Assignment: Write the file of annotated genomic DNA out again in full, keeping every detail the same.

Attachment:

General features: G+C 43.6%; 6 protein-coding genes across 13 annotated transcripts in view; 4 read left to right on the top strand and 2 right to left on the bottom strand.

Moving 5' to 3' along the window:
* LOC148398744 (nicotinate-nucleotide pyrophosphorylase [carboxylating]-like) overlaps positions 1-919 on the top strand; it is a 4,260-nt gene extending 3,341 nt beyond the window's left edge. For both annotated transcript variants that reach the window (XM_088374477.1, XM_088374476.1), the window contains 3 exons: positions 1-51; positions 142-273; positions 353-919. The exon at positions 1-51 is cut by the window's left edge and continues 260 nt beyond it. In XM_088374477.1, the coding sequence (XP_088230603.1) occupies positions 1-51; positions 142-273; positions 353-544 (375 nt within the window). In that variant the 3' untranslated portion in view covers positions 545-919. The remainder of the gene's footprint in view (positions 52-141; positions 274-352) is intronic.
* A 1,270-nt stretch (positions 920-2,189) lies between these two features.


General features: G+C 43.6%; 6 protein-coding genes across 13 annotated transcripts in view; 4 read left to right on the top strand and 2 right to left on the bottom strand.

Moving 5' to 3' along the window:
* LOC148398744 (nicotinate-nucleotide pyrophosphorylase [carboxylating]-like) overlaps positions 1-919 on the top strand; it is a 4,260-nt gene extending 3,341 nt beyond the window's left edge. For both annotated transcript variants that reach the window (XM_088374477.1, XM_088374476.1), the window contains 3 exons: positions 1-51; positions 142-273; positions 353-919. The exon at positions 1-51 is cut by the window's left edge and continues 260 nt beyond it. In XM_088374477.1, the coding sequence (XP_088230603.1) occupies positions 1-51; positions 142-273; positions 353-544 (375 nt within the window). In that variant the 3' untranslated portion in view covers positions 545-919. The remainder of the gene's footprint in view (positions 52-141; positions 274-352) is intronic.
* A 1,270-nt stretch (positions 920-2,189) lies between these two features.